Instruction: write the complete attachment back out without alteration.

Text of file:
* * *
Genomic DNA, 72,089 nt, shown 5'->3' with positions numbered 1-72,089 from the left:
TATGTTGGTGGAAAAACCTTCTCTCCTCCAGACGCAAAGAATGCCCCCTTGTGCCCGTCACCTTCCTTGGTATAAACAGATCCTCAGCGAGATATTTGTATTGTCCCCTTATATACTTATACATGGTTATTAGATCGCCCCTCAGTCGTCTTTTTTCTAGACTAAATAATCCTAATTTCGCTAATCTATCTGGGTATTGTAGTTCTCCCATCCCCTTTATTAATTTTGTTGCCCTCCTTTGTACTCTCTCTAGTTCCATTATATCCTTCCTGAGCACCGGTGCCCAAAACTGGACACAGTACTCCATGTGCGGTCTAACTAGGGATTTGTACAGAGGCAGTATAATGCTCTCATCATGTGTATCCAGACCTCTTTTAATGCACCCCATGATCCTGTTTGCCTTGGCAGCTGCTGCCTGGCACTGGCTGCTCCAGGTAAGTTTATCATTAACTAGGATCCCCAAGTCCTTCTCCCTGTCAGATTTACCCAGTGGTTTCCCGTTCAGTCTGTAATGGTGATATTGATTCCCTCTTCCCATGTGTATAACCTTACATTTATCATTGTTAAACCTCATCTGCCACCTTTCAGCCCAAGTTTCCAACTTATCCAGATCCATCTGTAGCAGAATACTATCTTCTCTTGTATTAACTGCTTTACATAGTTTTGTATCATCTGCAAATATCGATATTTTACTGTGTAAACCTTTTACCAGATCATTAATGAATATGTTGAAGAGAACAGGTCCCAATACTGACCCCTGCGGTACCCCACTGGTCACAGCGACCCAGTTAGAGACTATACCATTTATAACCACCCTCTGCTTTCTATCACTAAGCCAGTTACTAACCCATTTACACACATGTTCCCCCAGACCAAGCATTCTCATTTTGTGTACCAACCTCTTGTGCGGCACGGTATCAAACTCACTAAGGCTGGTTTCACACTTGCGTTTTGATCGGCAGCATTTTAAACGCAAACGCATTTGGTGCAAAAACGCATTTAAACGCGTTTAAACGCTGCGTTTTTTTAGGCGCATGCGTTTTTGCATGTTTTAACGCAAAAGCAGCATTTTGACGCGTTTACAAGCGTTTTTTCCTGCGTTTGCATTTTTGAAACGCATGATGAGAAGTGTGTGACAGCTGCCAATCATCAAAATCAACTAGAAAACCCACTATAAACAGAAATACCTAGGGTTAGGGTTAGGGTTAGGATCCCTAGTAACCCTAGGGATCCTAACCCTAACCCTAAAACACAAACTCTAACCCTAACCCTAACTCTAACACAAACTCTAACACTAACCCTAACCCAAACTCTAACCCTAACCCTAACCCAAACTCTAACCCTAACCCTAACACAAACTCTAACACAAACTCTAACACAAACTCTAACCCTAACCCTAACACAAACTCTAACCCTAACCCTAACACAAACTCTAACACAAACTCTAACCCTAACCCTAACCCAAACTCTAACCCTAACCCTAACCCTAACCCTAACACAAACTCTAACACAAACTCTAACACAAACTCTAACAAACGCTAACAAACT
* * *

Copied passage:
Genomic DNA, 72,089 nt, shown 5'->3' with positions numbered 1-72,089 from the left:
TATGTTGGTGGAAAAACCTTCTCTCCTCCAGACGCAAAGAATGCCCCCTTGTGCCCGTCACCTTCCTTGGTATAAACAGATCCTCAGCGAGATATTTGTATTGTCCCCTTATATACTTATACATGGTTATTAGATCGCCCCTCAGTCGTCTTTTTTCTAGACTAAATAATCCTAATTTCGCTAATCTATCTGGGTATTGTAGTTCTCCCATCCCCTTTATTAATTTTGTTGCCCTCCTTTGTACTCTCTCTAGTTCCATTATATCCTTCCTGAGCACCGGTGCCCAAAACTGGACACAGTACTCCATGTGCGGTCTAACTAGGGATTTGTACAGAGGCAGTATAATGCTCTCATCATGTGTATCCAGACCTCTTTTAATGCACCCCATGATCCTGTTTGCCTTGGCAGCTGCTGCCTGGCACTGGCTGCTCCAGGTAAGTTTATCATTAACTAGGATCCCCAAGTCCTTCTCCCTGTCAGATTTACCCAGTGGTTTCCCGTTCAGTCTGTAATGGTGATATTGATTCCCTCTTCCCATGTGTATAACCTTACATTTATCATTGTTAAACCTCATCTGCCACCTTTCAGCCCAAGTTTCCAACTTATCCAGATCCATCTGTAGCAGAATACTATCTTCTCTTGTATTAACTGCTTTACATAGTTTTGTATCATCTGCAAATATCGATATTTTACTGTGTAAACCTTTTACCAGATCATTAATGAATATGTTGAAGAGAACAGGTCCCAATACTGACCCCTGCGGTACCCCACTGGTCACAGCGACCCAGTTAGAGACTATACCATTTATAACCACCCTCTGCTTTCTATCACTAAGCCAGTTACTAACCCATTTACACACATGTTCCCCCAGACCAAGCATTCTCATTTTGTGTACCAACCTCTTGTGCGGCACGGTATCAAACTCACTAAGGCTGGTTTCACACTTGCGTTTTGATCGGCAGCATTTTAAACGCAAACGCATTTGGTGCAAAAACGCATTTAAACGCGTTTAAACGCTGCGTTTTTTTAGGCGCATGCGTTTTTGCATGTTTTAACGCAAAAGCAGCATTTTGACGCGTTTACAAGCGTTTTTTCCTGCGTTTGCATTTTTGAAACGCATGATGAGAAGTGTGTGACAGCTGCCAATCATCAAAATCAACTAGAAAACCCACTATAAACAGAAATACCTAGGGTTAGGGTTAGGGTTAGGATCCCTAGTAACCCTAGGGATCCTAACCCTAACCCTAAAACACAAACTCTAACCCTAACCCTAACTCTAACACAAACTCTAACACTAACCCTAACCCAAACTCTAACCCTAACCCTAACCCAAACTCTAACCCTAACCCTAACACAAACTCTAACACAAACTCTAACACAAACTCTAACCCTAACCCTAACACAAACTCTAACCCTAACCCTAACACAAACTCTAACACAAACTCTAACCCTAACCCTAACCCAAACTCTAACCCTAACCCTAACCCTAACCCTAACACAAACTCTAACACAAACTCTAACACAAACTCTAACAAACGCTAACAAACT